Staff news

Court meeting: 6 October 2021

The University Court is the University’s governing body and held its most recent meeting on 6 October.

This is the first of five meetings scheduled this academic year. The following is a summary of the main items discussed and agreed at the meeting on 6 October. More detailed information, including the membership, agenda, open papers and minutes can be found here: Detailed information on the University Court.

Summary of Court meeting: 6 October 2021

New members and attendees

Debora Kayembe, Rector, welcomed members and attendees. New Court members Douglas Alexander, Ruth Girardet and Alistair Smith and new attendee Rona Smith, Director of Strategic Planning & Insight, were welcomed to their first meeting.


Principal’s Report

Peter Mathieson, Principal & Vice-Chancellor, supplemented a written report with the following points:

  • Members and attendees were thanked for the contributions to the Court seminar that took place prior to this afternoon’s meeting and considered the Universities Superannuation Scheme (USS) and freedom of expression and academic freedom;
  • The successful return or introduction to campus for many students and staff at the start of the new academic year has helped create a positive atmosphere of renewal after the disruptions of the previous 18 months; and,
  • The Chancellor of the Exchequer announced earlier this week a new artificial intelligence fund for student scholarships and research fellowships. The Russell Group subsequently invited the University to produce a statement in response in recognition of the University of Edinburgh’s leadership in this area.

The following points were discussed:

  • The financial impact of the UK Government’s 1.25% Health and Social Care Levy on the University from April 2022 onwards, noting that as well as a direct cost, there will also likely be an indirect cost as suppliers may increase prices as their own operating costs increase;
  • The University has been successful in bidding to be a major participant in the UK Government’s Turing Study Abroad Scheme and would also be keen to be involved in any Scottish Government-funded international student exchange scheme, as has been mooted;
  • The impact of the increased student intake this year on the future size and shape of the University – external factors have meant that the student intake has been larger than planned, with a similar position evident at many comparator institutions. A general growth in overall student numbers is not a planning assumption or aim;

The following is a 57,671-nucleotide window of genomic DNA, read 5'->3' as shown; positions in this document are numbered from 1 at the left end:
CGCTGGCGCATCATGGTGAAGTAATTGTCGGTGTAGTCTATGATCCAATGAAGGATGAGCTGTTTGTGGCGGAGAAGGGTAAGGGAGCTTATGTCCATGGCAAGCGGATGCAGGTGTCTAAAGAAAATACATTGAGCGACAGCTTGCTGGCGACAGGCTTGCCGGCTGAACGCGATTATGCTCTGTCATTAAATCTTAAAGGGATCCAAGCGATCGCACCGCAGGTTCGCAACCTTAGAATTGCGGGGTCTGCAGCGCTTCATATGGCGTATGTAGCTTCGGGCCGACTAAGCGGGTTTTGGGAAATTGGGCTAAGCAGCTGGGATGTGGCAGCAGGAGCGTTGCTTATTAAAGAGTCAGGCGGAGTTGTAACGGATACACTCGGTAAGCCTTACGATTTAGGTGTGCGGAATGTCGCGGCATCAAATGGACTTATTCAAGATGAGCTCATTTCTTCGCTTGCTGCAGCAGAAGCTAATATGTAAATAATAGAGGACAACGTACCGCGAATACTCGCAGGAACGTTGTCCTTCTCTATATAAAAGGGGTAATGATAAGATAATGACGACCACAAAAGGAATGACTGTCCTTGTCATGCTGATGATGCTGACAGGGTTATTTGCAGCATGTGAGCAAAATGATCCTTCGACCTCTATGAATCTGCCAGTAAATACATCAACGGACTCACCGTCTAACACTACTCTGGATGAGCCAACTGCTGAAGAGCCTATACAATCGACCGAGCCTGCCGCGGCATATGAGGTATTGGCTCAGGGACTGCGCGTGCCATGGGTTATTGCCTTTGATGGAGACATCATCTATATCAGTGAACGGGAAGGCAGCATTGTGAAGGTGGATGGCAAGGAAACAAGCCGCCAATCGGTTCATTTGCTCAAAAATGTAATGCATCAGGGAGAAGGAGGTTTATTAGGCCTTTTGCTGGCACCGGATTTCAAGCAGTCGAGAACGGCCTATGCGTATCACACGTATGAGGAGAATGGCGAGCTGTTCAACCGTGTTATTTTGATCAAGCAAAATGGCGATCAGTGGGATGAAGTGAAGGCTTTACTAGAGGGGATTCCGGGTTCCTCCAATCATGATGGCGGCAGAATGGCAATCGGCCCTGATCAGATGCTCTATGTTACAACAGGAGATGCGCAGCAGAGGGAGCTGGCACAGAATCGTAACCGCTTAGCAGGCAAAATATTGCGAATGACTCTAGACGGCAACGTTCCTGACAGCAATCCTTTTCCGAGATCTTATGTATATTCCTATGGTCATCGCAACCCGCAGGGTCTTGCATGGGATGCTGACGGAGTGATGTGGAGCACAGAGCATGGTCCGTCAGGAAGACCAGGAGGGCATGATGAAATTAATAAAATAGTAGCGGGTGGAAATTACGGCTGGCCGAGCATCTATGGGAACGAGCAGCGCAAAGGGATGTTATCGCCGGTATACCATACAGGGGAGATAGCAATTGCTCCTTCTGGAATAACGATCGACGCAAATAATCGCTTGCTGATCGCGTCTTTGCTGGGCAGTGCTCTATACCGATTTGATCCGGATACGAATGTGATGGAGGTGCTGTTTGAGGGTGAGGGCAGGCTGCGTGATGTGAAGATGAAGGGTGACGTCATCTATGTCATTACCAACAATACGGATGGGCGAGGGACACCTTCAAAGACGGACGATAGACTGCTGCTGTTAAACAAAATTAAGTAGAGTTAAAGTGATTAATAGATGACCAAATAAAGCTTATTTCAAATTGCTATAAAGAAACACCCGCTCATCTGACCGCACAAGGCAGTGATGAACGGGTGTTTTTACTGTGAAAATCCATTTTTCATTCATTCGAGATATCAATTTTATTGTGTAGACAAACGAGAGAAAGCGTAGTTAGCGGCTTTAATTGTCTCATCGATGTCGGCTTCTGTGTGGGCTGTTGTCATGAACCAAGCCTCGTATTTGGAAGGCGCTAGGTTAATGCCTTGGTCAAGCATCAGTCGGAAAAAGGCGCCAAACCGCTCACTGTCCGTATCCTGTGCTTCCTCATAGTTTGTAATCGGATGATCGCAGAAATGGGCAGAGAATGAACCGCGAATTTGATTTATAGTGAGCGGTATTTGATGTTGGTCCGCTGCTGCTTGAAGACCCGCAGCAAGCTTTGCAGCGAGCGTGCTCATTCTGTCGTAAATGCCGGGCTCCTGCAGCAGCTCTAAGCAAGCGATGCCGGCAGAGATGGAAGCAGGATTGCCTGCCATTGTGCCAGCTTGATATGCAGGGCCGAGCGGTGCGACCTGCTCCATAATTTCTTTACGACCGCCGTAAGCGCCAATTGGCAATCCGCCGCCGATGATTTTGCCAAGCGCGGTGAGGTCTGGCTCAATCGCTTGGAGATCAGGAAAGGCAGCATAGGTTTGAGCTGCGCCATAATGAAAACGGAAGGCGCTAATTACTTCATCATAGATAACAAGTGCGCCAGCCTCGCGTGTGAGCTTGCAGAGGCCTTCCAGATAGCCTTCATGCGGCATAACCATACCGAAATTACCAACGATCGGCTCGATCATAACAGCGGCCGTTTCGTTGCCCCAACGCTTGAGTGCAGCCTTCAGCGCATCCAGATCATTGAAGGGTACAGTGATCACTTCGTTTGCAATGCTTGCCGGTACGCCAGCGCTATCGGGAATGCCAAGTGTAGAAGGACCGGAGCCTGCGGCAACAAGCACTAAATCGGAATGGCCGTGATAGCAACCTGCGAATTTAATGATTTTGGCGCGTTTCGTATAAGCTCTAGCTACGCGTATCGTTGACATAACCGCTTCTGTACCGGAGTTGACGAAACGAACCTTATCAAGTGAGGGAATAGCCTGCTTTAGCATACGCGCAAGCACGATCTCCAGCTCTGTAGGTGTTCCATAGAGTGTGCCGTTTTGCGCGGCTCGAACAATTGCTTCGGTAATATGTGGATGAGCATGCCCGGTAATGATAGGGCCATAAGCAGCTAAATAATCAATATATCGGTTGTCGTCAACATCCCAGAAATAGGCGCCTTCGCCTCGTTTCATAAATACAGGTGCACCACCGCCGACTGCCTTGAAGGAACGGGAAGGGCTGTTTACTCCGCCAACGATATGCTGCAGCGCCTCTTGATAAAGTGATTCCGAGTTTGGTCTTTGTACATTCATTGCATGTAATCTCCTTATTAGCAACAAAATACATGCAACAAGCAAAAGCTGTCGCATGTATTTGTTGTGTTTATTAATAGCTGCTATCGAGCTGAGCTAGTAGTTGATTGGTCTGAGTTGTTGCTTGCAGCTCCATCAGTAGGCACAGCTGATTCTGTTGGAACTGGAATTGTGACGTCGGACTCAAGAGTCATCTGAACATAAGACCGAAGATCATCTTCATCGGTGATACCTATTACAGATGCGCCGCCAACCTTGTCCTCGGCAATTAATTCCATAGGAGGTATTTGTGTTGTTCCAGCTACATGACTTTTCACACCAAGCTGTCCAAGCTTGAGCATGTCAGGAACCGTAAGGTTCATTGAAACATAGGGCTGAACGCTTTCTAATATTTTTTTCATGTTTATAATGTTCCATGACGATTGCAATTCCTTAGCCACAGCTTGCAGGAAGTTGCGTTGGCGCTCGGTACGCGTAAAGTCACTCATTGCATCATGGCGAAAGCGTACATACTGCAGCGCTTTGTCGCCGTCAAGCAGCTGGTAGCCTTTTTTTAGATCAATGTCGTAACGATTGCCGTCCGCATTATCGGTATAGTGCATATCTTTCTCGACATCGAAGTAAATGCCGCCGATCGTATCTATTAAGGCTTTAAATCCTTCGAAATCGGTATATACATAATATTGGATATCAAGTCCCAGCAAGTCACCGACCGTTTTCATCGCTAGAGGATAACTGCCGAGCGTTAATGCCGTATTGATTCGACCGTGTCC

• The Scottish Funding Council’s Review of Coherent Provision and Sustainability – the review encourages collaboration within and between universities and colleges, which the University is involved with and is keen to continue doing;
  • The UN COP26 Climate Change Conference – there is leadership involvement in the COP26 Universities Network from Professor Dave Reay, involvement in a wide range of events in both the ‘green’ and ‘blue’ zones of the conference, as well as hosting events in Edinburgh, where many delegates will stay or visit during their time in Scotland;  
  • The proportion of teaching in groups under 50 that is taking place in-person – this varies by School and by course but on average the great majority of teaching of groups under 50 is taking place in-person at present; and, 
  • The reasoning for a cap on teaching groups in-person that are no larger than 50 – this is a reflection of capacity constraints when timetabling decisions were made with assumptions of what the public health guidance would be for universities and is in-line with Scottish Government expectations of careful management of a return to greater levels of on-campus activity this year. As this has been successful from a public health perspective there is confidence to raise the cap next semester, although much will depend on how the pandemic develops over the winter period.


Senior Leadership Recruitment

An update on recruitment for four senior leadership posts – Provost, Vice-Principal Research & Enterprise, Vice-Principal and Head of College of Science & Engineering and, Vice-Principal and Head of College of Arts Humanities and Social Sciences – was noted, with an encouraging level of interest from high quality applicants evident. 


National Student Survey Results and Enhancement-led Institutional Review (ELIR) Response Action Plan

Findings from the 2021 iterations of the undergraduate National Student Survey (NSS) and Postgraduate Taught Experience Survey were reviewed. The results remain disappointing for the NSS in particular, with a decline in the overall satisfaction score to 71%. It was noted that, while the pandemic has led to an overall decline in student satisfaction levels for the sector, some institutions have improved over this period. Many comments submitted by students chime with findings from the recent Enhancement-led Institutional Review (ELIR), such as a desire to reform the current Personal Tutor system, improving quality and timeliness of feedback on academic work, inconsistency between Schools, a slow pace of change and the general complexity of navigating the University from a student perspective. While the overall ELIR outcome is positive, there are challenging recommendations in the report for the University to consider and act upon. A draft action plan to respond to the recommendations was reviewed and will be submitted to Senate for approval.